(National Baseball Hall of Fame Library)
As a photographer for several Spanish periodicals in the 1950s, Osvaldo Salas not only highlighted the majors’ Latin ballplayers, he also kept his Caribbean audiences apprised of all the game’s up-and-coming ballplayers. When Cincinnati visited New York in 1956, Salas shot one of the game’s newest stars, 20-year-old rookie Frank Robinson. Photographs are not always so easy to date as this one is: Cincinnati wore this jersey, with Mr. Red on the left breast, only in 1956. Salas captured a special moment in his portrait of Frank Robinson. Robinson would go on to smash 38 home runs and score a league-leading 122 runs that year, en route to an All-Star Game berth and the first unanimous Rookie of the Year Award honors in National League history. This started a 21-year playing career that would include 14 All-Star appearances, MVPs of both leagues, the Triple Crown, MVP of the 1966 World Series, MVP of the 1971 All-Star Game, and 586 career home runs. Later Robinson would be named the first African-American manager, win a Manager of the Year Award, and earn election to the Hall of Fame.But that was all in the future. Here, back in 1956, Robinson casually leans on a pair of bats, his large hands dwarfing the lumber. The veins stand out on powerful arms, accented by a casual piece of athletic tape bandaging a nasty scratch on his right forearm. In Robinson’s eyes, Salas captures the quiet self-confidence that the future Hall of Famer will carry throughout his life. Combined with his half-smile, Robinson’s look recalls a scene from the 1989 film Field of Dreams. Burt Lancaster, as former ballplayer Archibald “Moonlight” Graham, remarks on what he missed in his career:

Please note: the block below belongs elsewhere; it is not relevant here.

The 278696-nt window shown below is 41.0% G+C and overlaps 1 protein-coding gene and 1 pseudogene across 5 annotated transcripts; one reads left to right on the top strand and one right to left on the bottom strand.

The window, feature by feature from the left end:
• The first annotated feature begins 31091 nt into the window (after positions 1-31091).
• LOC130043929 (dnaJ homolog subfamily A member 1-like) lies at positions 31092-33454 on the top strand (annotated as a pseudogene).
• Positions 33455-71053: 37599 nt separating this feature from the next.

I never got to bat in the major leagues. I would have liked to have had that chance. Just once. To stare down a big league pitcher. To stare him down, and just as he goes into his windup, wink. Make him think you know something he doesn't.
Robinson got to bat early and often in the majors. And if this image is any indication, when Robinson stared back at the pitcher, he in fact did know something the pitcher didn’t. He was going to crush their next pitch. And the one after that, too.
The National Baseball Hall of Fame and Museum features a collection of nearly 250,000 photographs like this one. Reproductions are available for purchase. To purchase a reprint of this photograph or others from the Photo Archive collections, please call (607) 547-0375. Hall of Fame members receive a 10-percent discount.
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